It's been 9 or 10 months since I've had a hair cut! My hair is growing nicely, but in the back of my mind, I feel like it should be longer by now.  It seems twice as thick as before...and I'm loving my extended Flo Fro!

Extended Flo Fro - front view

Extended Flo Fro - side view

The return of the Fungus:
Unfortunately I dropped the ball on my apple cider vinegar treatments to help thwart my fungus friends......and It's baaa-aaaack! So I'm back on the program.  This fungus fight is a long term initiative.  Gotta stay on it...or it comes back! 

What I'm using on my hair:
I decided to take a break on the wash and go since I was having a hard time finding products that provided the curls I liked....remember the weird  Jheri curl look?? LOL! I've stuck to just using plain shea butter for my hair and tea tree and rosemary oils for my scalp. 

How I've been styling my hair:
Lately I've resorted to twist outs, chunky afro and head wraps.

The Chunky fro

Sunday, November 17, 2013

The Food Journey: Squash Disease!

Hi Folks! Another winter treat is abundant now:  SQUASH...AKA...the pumpkin.  This vegetable is so rich in fiber, vitamin A and yummy goodness make sure it's a part of your winter diet.  Just like with most fruits and veggies, there are quite a few types of squash.  Each has a unique, but similar texture and flavor profile.

Squash: Butternut, Queensland Bue, Acorn and Pumpkin

Here are 6 facts about the squash:
1.  Squash is extremely low in fat and sodium.  Because of this it's great for your arteries and heart!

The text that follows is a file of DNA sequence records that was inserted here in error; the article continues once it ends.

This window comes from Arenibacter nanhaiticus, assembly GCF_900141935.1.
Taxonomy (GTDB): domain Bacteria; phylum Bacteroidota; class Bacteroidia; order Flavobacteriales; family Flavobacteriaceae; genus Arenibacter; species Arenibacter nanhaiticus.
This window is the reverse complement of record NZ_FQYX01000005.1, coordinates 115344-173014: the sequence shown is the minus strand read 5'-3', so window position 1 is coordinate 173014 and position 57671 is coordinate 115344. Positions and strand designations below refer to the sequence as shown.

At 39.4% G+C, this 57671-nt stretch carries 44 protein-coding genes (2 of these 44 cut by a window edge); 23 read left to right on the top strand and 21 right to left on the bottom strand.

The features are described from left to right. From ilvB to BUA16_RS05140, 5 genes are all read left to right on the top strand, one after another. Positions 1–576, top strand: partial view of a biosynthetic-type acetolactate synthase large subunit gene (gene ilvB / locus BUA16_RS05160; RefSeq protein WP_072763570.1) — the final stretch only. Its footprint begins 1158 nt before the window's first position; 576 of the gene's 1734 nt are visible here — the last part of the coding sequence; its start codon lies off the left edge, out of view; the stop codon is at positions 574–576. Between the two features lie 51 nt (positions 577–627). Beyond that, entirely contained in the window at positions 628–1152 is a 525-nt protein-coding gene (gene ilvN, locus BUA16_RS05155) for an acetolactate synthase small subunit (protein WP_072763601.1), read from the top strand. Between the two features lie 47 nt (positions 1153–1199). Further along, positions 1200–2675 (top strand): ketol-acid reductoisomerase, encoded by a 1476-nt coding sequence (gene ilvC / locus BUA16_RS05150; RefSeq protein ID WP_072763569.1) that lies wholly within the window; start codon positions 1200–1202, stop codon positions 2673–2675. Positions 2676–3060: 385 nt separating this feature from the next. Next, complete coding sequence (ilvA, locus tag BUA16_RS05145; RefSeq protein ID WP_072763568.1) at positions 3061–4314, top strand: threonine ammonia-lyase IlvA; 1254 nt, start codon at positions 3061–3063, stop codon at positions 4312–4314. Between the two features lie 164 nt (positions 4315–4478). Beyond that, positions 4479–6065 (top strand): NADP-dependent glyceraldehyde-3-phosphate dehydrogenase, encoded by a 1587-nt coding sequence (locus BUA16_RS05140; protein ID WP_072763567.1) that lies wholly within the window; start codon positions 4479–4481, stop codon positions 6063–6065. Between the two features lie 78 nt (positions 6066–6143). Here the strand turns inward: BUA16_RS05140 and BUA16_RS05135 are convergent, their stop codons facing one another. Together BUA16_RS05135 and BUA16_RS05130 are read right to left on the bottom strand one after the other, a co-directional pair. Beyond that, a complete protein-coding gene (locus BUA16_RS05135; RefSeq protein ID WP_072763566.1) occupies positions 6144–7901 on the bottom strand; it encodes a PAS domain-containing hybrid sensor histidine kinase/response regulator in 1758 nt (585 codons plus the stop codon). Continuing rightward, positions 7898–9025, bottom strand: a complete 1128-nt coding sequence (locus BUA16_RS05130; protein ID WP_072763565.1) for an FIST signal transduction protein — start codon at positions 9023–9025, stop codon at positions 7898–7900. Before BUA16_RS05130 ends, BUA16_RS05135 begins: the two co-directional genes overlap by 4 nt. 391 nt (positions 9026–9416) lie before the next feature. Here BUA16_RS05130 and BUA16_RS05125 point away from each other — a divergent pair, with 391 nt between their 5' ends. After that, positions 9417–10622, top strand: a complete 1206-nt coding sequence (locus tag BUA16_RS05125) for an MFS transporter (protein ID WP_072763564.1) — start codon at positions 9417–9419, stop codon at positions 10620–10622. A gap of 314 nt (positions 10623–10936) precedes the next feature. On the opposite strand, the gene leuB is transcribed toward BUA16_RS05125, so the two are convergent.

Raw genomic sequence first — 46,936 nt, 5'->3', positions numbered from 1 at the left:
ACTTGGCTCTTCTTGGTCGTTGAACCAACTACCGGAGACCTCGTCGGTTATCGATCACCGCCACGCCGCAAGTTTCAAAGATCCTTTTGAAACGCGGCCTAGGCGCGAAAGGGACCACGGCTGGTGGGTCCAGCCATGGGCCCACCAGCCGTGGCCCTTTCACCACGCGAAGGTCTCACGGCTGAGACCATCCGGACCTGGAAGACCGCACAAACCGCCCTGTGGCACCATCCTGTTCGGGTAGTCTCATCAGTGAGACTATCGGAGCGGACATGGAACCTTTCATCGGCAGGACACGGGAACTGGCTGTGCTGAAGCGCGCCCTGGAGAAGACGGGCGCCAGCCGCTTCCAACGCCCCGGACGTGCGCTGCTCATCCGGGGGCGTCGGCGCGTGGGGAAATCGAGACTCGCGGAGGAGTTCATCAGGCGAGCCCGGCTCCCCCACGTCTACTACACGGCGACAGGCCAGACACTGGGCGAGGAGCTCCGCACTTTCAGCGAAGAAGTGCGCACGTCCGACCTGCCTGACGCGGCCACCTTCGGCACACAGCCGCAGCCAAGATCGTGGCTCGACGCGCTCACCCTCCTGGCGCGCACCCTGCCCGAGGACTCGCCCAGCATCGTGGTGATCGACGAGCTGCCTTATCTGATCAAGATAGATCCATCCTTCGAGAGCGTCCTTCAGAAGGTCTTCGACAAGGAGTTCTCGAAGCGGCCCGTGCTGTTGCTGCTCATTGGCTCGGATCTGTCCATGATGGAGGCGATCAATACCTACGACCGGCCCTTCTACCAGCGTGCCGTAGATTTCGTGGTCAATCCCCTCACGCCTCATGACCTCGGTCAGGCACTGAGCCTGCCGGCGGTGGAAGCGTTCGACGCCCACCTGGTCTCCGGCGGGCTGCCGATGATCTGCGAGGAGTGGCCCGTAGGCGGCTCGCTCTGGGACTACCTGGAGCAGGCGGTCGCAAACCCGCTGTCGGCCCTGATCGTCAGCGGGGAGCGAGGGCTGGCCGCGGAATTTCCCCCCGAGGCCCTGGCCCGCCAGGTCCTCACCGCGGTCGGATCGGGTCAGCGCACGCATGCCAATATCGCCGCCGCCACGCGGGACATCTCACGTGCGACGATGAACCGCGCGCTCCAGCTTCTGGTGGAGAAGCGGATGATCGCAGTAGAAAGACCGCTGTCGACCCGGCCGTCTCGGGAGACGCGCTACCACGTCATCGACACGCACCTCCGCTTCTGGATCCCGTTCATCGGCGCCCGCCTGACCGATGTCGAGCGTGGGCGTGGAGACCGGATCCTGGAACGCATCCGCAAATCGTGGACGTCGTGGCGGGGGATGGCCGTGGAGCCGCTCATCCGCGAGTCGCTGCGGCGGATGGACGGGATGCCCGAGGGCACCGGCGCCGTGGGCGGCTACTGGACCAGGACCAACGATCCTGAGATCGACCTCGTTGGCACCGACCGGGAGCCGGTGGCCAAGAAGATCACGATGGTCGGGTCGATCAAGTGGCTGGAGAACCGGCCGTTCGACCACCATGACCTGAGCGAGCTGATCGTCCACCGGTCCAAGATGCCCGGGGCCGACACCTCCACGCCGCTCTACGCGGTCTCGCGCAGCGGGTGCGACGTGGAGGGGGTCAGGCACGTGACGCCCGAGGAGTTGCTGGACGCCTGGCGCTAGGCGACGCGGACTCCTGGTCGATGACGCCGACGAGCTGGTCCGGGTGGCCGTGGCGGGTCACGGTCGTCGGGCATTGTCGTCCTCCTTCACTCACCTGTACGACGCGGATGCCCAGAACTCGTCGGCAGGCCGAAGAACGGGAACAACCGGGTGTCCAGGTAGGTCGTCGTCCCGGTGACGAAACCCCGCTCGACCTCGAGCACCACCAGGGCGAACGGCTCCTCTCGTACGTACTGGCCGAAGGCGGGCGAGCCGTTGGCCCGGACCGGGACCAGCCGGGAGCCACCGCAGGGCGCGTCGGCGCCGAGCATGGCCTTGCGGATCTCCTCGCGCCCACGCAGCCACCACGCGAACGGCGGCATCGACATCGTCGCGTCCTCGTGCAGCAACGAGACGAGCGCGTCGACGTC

2.  The pulp of this colorful veggie can neutralize excess stomach acid because of the abundance of alkalizing mineral salts. So if you are riddled with some squash!

3. The fiber can help with constipation by acting as a mild laxative. 

4. Because of the high vitamin A content it can help with vision disorders like cataracts.

5. Like most real food squash can help prevent cancer since it's riddled with vitamin C, vitamin A and fiber three of the most effective anti-cancer fighting agents.

6. The seeds are high in zinc, Vitamin E, iron, linoleic acid and protien.  Squash seeds also contain vermifuge which can fight parasites and worms.

Preparing the squash: does this mean eat nothing but pumpkin pie this holiday season???? NO! You can try to roast it, bake it, put it in stews and soups and puree it for smoothies.

Normally I use the acorn, butternut and green pumpkin (not pictured) for soups.  In the near future I'm going to try and make smoothies from the abundance of squash we have right now. In the past I've baked the acorn squash.....but didn't season it well so I'll have to try again.

I'm a sweet potato pie kind of woman, but maybe...just maybe pumpkin pie can be on the menu this Thanksgiving.

Squash/Pumpkin seeds:

I love love love pumpkin seeds  (pepitas)!!  I make milk from them, add them to chia pudding,  put them on salads and in my homemade trail mix.

Since they are so nutritious you can't go wrong with incorporating them into your diet.

Squash/Pumpkin seeds

How do you like to prepare squash/pumpkin?

Peace and blessings!

References for this post:
The Encyclopedia of Foods and Their Healing Power - Volume 2 - Dr. Pamplona -Roger

Saturday, November 16, 2013

The Multi-purpose Chinese Apple

Hi Folks! Chinese apples.....AKA...POMEGRANATES are back in season and can be found in most grocery stores now.  My husband loves them and more recently I've grown to enjoy the fruit as well.  This fruit has so many benefits, eating one will serve many purposes and nourish many areas of your body. 
Chinese Apple...aka..Pomegranate

1. The pomegranate is originally from the near east.  It is grown in Iran, Turkey, Mediterranean countries, Brazil and California.
2.  Arab people promoted the cultivation of this fruit, giving it royal symbolism.
3. King Solomon compared the cheeks of his beloved to the pomegranate 3,000 years ago.

8 Health benefits:
1. Rich in vitamins - C, E, B6, B1, B2 and niacin
2. High in antioxidants - anthocyanins are the reddish or bluish pigments that act as antiseptic and anti-inflammatory substances in the digestive tract.  They can also effect the ageing process and have anti-caner properties.